If any alarms have been detected, the system may be configured to transmit the alarm information to a paging platform, for example, as illustrated in FIG. 13 in step 238. Subsequently, in step 240 the system selects the next ACD and loops back to step 202 to provide a continuous and automatic process for dialing up; logging into and capturing data from the next of the various ACDs in the network.

As indicated above, the system may be provided with the ability to provide major and minor alarm status to a paging platform. The software for transmitting the major and minor alarm information to a paging platform, for example, Procomm Plus, as illustrated in FIG. 13. This system generally identified with the reference numeral 250 continuously loops waiting for major and minor alarms to be detected as mentioned above in step 238. Once the alarm information is detected in step 252, the alarm data may be assembled in a batch file or other file suitable for transmission to a paging platform. Once the alarm data is assembled in a suitable file, it is continuously transmitted to the paging platform in steps 256 and 258 until the paging platform indicates to the system 250 that the page was successfully received.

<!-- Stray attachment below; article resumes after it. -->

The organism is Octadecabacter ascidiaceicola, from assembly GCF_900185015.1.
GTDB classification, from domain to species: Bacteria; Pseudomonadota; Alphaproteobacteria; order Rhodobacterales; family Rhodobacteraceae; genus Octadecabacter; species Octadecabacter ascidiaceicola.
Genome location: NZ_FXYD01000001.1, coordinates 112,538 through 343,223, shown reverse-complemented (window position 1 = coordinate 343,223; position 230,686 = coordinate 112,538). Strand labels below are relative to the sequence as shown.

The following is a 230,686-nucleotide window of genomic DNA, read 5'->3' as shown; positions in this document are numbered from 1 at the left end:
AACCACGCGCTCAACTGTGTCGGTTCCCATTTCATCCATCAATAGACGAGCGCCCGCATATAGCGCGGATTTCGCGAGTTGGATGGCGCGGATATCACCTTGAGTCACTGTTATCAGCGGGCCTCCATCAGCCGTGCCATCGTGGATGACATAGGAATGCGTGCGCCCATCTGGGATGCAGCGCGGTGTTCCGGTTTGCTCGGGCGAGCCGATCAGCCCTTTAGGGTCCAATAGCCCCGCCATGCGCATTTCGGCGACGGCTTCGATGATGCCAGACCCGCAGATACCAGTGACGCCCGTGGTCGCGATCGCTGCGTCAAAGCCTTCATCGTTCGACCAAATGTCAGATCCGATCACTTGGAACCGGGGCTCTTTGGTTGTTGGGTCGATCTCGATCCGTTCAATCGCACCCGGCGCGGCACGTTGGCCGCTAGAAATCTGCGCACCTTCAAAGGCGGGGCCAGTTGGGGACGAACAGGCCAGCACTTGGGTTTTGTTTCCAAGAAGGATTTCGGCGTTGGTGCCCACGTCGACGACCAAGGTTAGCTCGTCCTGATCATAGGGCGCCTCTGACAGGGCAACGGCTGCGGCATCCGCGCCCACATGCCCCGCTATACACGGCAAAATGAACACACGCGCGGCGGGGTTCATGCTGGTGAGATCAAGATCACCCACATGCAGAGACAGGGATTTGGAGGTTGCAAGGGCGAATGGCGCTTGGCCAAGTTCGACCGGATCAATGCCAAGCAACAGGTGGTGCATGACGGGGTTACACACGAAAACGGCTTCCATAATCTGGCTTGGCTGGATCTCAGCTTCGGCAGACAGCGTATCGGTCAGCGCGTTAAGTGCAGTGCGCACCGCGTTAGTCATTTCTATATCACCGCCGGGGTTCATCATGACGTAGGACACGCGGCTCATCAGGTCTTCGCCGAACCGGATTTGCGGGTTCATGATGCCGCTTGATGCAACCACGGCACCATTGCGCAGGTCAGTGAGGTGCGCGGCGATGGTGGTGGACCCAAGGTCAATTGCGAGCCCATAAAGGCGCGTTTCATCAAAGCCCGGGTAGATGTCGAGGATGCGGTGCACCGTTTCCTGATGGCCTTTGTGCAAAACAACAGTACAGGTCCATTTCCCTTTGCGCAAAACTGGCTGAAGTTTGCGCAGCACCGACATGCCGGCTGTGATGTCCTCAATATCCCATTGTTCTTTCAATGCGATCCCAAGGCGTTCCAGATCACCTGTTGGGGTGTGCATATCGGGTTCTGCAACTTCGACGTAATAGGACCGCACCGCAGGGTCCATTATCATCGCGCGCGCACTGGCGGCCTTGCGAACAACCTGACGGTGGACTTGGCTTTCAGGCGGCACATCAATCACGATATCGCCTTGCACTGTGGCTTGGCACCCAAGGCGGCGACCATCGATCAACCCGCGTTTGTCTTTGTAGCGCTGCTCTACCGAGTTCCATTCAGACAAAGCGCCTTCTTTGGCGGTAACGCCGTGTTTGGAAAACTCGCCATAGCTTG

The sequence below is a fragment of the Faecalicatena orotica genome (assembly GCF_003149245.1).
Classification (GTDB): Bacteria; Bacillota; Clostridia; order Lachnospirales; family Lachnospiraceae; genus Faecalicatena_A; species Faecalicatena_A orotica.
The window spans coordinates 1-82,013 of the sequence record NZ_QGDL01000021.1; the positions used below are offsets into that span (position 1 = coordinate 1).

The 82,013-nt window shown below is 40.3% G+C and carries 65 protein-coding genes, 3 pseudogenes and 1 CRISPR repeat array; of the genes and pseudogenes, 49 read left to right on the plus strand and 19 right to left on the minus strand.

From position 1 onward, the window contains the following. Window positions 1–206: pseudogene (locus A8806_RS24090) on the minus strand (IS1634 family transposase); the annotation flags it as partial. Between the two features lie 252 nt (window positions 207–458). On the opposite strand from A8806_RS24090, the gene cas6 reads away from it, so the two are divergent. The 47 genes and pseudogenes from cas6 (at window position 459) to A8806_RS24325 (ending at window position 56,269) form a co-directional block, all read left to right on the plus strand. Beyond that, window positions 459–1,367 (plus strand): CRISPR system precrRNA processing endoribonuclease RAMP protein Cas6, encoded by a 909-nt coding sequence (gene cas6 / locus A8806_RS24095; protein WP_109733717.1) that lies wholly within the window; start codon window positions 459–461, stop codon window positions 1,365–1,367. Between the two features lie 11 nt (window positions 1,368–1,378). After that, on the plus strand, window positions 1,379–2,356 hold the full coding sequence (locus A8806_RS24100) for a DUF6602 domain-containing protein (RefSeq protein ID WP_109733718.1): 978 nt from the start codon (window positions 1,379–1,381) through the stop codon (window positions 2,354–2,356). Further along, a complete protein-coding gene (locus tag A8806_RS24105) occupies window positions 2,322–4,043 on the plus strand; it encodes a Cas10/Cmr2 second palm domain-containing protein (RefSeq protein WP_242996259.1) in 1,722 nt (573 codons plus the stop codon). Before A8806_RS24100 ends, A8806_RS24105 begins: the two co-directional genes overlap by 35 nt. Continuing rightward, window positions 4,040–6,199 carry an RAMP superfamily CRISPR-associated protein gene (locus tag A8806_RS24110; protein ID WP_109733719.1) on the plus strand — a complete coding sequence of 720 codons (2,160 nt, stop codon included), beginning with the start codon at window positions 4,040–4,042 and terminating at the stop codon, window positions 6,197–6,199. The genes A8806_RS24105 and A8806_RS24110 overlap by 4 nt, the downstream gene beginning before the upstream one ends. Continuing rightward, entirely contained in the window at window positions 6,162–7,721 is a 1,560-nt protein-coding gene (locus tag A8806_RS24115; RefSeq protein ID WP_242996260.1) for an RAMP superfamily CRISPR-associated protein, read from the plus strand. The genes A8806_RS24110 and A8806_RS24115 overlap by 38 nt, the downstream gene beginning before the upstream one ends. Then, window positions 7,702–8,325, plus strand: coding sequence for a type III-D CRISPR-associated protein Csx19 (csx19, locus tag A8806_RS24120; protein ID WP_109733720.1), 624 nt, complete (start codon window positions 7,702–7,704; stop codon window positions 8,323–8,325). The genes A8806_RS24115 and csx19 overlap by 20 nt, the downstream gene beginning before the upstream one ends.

The software for processing the data captured from the ACDs is illustrated in FIGS. 14-20. FIGS. 14A-C illustrates the main loop. Referring to FIGS. 14A-C, the system begins by initializing its arrays and opening files in steps 260 and 262. As known in the art, in order to determine the time corresponding to particular status information provided in an ACD, all ACDs are known to be provided with a real time clock. Depending on the location of the ACD, different ACDs in a network may be in different time zones. As such, in steps 264 and 266, the real time data from the ACDs is obtained and adjusted for the particular time zone for the ACD in processing. Subsequently, in step 268 the data obtained from the ACD, as discussed above in FIG. 12, is read in step 268. In steps 270-280, the system ascertains what type of data was captured. For example, in step 270 the system determines if system health status data was captured. If the data with system health status, the system proceeds to step 280 and processes the system held data as illustrated in FIG. 15.